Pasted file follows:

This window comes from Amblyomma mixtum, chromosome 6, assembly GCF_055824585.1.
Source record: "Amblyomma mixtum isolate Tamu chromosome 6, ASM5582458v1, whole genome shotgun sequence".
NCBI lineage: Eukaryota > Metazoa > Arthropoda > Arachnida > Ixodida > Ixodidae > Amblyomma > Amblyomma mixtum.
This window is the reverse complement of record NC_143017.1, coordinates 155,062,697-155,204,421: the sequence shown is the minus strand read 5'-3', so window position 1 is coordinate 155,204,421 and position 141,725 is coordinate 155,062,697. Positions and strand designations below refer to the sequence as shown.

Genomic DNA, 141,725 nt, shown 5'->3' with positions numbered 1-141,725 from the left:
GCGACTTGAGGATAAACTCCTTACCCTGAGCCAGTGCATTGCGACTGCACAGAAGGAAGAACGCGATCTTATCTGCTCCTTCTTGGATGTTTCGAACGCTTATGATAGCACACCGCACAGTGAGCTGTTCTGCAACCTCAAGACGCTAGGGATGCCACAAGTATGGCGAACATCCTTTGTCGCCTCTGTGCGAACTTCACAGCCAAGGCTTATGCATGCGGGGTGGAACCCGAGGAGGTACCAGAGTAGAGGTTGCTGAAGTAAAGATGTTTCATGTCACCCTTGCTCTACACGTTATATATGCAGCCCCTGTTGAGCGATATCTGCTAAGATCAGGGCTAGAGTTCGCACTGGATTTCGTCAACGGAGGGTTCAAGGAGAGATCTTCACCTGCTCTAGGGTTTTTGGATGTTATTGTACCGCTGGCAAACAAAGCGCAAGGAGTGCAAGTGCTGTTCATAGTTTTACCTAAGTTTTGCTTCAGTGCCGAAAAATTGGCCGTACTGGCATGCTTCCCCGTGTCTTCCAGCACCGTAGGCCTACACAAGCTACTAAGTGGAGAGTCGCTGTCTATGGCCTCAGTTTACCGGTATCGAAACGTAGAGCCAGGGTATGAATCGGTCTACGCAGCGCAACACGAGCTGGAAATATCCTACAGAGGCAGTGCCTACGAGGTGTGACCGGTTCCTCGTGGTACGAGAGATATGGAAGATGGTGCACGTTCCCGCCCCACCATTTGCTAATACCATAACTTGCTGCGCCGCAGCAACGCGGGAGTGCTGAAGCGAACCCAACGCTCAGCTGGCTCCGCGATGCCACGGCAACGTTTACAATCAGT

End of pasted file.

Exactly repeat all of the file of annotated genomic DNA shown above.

This window comes from Amblyomma mixtum, chromosome 6, assembly GCF_055824585.1.
Source record: "Amblyomma mixtum isolate Tamu chromosome 6, ASM5582458v1, whole genome shotgun sequence".
NCBI lineage: Eukaryota > Metazoa > Arthropoda > Arachnida > Ixodida > Ixodidae > Amblyomma > Amblyomma mixtum.
This window is the reverse complement of record NC_143017.1, coordinates 155,062,697-155,204,421: the sequence shown is the minus strand read 5'-3', so window position 1 is coordinate 155,204,421 and position 141,725 is coordinate 155,062,697. Positions and strand designations below refer to the sequence as shown.

Genomic DNA, 141,725 nt, shown 5'->3' with positions numbered 1-141,725 from the left:
GCGACTTGAGGATAAACTCCTTACCCTGAGCCAGTGCATTGCGACTGCACAGAAGGAAGAACGCGATCTTATCTGCTCCTTCTTGGATGTTTCGAACGCTTATGATAGCACACCGCACAGTGAGCTGTTCTGCAACCTCAAGACGCTAGGGATGCCACAAGTATGGCGAACATCCTTTGTCGCCTCTGTGCGAACTTCACAGCCAAGGCTTATGCATGCGGGGTGGAACCCGAGGAGGTACCAGAGTAGAGGTTGCTGAAGTAAAGATGTTTCATGTCACCCTTGCTCTACACGTTATATATGCAGCCCCTGTTGAGCGATATCTGCTAAGATCAGGGCTAGAGTTCGCACTGGATTTCGTCAACGGAGGGTTCAAGGAGAGATCTTCACCTGCTCTAGGGTTTTTGGATGTTATTGTACCGCTGGCAAACAAAGCGCAAGGAGTGCAAGTGCTGTTCATAGTTTTACCTAAGTTTTGCTTCAGTGCCGAAAAATTGGCCGTACTGGCATGCTTCCCCGTGTCTTCCAGCACCGTAGGCCTACACAAGCTACTAAGTGGAGAGTCGCTGTCTATGGCCTCAGTTTACCGGTATCGAAACGTAGAGCCAGGGTATGAATCGGTCTACGCAGCGCAACACGAGCTGGAAATATCCTACAGAGGCAGTGCCTACGAGGTGTGACCGGTTCCTCGTGGTACGAGAGATATGGAAGATGGTGCACGTTCCCGCCCCACCATTTGCTAATACCATAACTTGCTGCGCCGCAGCAACGCGGGAGTGCTGAAGCGAACCCAACGCTCAGCTGGCTCCGCGATGCCACGGCAACGTTTACAATCAGT